bracket bracket 32 by Paul Smedberg




1. Made or consisting of iron; partaking
of iron; iron; as, irony chains; irony particles; irony starch.

2. Resembling iron in taste, hardness, or
other physical property.

Origin: From Iron.



What is it about National Starch that makes my heart swell with passion?

Could it be their important role in the food chain? Could it be a nerdly fascination for the Riven-like specialty starch facility in Indianapolis? Could it be the poetic qualities of the name “National Starch”?

I think it's all of these things.

That National Starch is a real, thinking, breathing, international corporation, made up of real employees, facilities and markets just adds to the mystery.

As a child, I never even dreamed that something like National Starch would be possible. Hoverbikes, yes. But National Starch – not in a million years. This was a failure of imagination for which I blame the schools. Why can't little children dream about really large scale starch processing facilities?

Well, they can.
But they don't.
Why is that?


We're taught to dream of a world of space ships and mood-controlling drug dispensers that are surgically implanted into the necks of violent criminals. A world in which peace is as lasting as good government. A world filled with angry but sexy people whose life and death stories are administered in little 8 minute segments sandwiched between commercials.

But, for the vast majority of us, we don't dream of starch.

Fortunately, some do.

Many of the fine people at National Starch do take their work home with them. They do slip off to sleep thinking about how agricultural products can be magically converted into emulsifiers that enhance mouth feel. And sometimes, when the stars and tide are just right, these same people dream of new forms of plastic that are transparent – but you can write on them with a ballpoint pen.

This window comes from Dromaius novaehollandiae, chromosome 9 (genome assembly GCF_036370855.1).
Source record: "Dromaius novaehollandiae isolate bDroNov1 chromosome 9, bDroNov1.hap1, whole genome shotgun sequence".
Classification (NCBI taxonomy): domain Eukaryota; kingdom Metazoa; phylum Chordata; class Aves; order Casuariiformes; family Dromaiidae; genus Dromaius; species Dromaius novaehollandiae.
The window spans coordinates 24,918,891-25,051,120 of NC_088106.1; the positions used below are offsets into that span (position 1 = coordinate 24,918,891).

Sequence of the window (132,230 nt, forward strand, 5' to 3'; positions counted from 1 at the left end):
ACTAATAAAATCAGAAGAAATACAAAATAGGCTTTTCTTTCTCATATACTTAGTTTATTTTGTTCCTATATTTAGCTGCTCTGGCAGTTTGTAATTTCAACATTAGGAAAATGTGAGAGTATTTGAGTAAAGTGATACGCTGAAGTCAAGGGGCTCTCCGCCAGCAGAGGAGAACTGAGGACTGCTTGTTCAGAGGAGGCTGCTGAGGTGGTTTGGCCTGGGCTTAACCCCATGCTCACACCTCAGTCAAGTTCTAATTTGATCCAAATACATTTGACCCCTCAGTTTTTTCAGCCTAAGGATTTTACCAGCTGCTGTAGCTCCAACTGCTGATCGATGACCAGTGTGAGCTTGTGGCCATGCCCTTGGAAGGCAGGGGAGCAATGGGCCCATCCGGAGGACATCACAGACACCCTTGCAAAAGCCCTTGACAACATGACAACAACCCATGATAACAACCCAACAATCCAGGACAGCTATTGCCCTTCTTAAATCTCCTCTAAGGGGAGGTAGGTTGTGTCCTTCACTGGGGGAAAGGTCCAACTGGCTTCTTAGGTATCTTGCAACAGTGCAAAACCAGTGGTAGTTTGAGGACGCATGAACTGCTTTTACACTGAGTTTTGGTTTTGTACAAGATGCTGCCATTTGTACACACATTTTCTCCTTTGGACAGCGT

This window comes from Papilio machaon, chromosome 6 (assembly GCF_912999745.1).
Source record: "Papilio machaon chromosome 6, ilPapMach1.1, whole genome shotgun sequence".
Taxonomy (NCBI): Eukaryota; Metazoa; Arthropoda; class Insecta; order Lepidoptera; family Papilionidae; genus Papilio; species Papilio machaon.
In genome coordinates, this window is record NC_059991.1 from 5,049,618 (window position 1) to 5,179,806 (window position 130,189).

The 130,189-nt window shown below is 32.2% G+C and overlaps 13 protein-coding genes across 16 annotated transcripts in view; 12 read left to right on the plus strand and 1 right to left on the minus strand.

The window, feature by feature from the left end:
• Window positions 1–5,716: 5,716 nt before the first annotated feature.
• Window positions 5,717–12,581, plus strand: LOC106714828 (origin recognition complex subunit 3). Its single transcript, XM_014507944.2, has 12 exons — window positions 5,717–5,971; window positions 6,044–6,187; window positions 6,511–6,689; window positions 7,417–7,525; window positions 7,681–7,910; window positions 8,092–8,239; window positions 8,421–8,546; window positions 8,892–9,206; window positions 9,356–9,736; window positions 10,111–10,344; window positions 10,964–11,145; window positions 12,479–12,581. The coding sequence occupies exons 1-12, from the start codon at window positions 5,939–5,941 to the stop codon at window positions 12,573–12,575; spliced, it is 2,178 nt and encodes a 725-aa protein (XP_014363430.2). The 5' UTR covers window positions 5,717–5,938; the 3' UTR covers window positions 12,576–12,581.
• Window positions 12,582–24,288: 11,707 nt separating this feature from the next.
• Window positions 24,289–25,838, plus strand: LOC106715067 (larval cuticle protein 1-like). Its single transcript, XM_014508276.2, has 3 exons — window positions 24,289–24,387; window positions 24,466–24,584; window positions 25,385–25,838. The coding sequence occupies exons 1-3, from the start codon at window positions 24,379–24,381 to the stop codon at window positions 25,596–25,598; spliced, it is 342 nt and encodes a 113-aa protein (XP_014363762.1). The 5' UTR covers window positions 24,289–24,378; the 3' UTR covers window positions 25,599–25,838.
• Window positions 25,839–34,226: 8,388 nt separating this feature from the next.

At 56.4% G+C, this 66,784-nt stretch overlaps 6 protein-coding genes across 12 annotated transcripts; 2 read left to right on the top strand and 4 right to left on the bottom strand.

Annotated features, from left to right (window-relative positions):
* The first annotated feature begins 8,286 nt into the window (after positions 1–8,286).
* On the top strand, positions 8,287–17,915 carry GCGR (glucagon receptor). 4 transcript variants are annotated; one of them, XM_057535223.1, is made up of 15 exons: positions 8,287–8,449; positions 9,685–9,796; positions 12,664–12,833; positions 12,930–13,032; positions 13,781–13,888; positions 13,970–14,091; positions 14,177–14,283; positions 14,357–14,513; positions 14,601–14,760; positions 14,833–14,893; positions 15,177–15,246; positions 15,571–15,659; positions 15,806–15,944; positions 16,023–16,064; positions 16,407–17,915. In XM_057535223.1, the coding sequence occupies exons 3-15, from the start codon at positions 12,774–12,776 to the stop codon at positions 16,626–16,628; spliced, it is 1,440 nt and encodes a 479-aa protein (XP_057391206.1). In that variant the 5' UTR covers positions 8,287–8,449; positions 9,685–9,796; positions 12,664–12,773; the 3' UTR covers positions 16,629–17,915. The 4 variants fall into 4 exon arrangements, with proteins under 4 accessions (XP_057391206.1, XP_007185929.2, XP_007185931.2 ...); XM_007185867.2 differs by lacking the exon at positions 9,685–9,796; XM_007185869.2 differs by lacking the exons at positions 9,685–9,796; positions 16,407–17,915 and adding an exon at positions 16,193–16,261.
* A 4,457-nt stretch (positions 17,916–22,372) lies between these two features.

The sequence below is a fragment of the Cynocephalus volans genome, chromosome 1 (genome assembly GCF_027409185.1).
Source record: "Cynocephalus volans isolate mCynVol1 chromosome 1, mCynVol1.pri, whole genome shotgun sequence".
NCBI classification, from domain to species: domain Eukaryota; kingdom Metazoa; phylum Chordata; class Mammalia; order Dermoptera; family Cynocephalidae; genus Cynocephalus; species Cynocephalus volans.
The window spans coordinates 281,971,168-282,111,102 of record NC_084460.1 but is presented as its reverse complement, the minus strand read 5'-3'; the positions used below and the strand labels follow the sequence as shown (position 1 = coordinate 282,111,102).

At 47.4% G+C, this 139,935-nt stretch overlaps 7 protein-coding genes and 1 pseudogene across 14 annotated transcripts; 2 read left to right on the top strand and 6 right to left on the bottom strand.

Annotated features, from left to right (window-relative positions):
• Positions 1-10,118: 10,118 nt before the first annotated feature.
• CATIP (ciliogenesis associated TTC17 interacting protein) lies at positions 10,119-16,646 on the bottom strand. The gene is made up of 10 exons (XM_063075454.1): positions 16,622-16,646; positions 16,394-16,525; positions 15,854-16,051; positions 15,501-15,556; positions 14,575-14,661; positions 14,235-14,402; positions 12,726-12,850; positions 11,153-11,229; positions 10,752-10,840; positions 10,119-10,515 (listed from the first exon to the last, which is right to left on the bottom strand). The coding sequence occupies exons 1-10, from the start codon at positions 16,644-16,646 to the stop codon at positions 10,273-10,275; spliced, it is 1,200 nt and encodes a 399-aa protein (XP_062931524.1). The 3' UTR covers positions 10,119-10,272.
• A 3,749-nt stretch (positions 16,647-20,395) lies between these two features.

Lucky us to live in a National Starch world. A world of convenience. A world of excellent mouth feel. A world of believing . . . National Starch.




But wait, there's more.
more adoration of National Starch.

If adoration is the right word.

You know, the biggest problem with pure nature? Well, I'll tell you the biggest problem with pure nature. It's lack of irony. Nature is never ironic. Never satiric. Never sarcastic. (Well maybe some of the mammals, but never the trees and plants.)

Human activity and production is endlessly ironic, self-satirizing and best described by sarcasm. Nature . . .

you gotta love it,
but it will never elicit a wicked smirk.

Smile of reason – yes. Wicked smirk – no.

Here are some lovely assemblages of images of a National Starch plant. If plant is the right word. Ya ever see Antonioni's Red Desert? Well, this is just like that, but without the shallow sex.

bracket bracket is a made by Paul Smedberg

Here are the other issues I know about, in no good order:
31 30 29 9 18 17 29 28 3 26 25 23 22 21 14 20 24 13 6 12 11 10 19 8 7 5 4 27 2 1 16 15

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All this stuff is copyright 2006 Paul Smedberg
National Starch and Chemical is a member of the ICI Group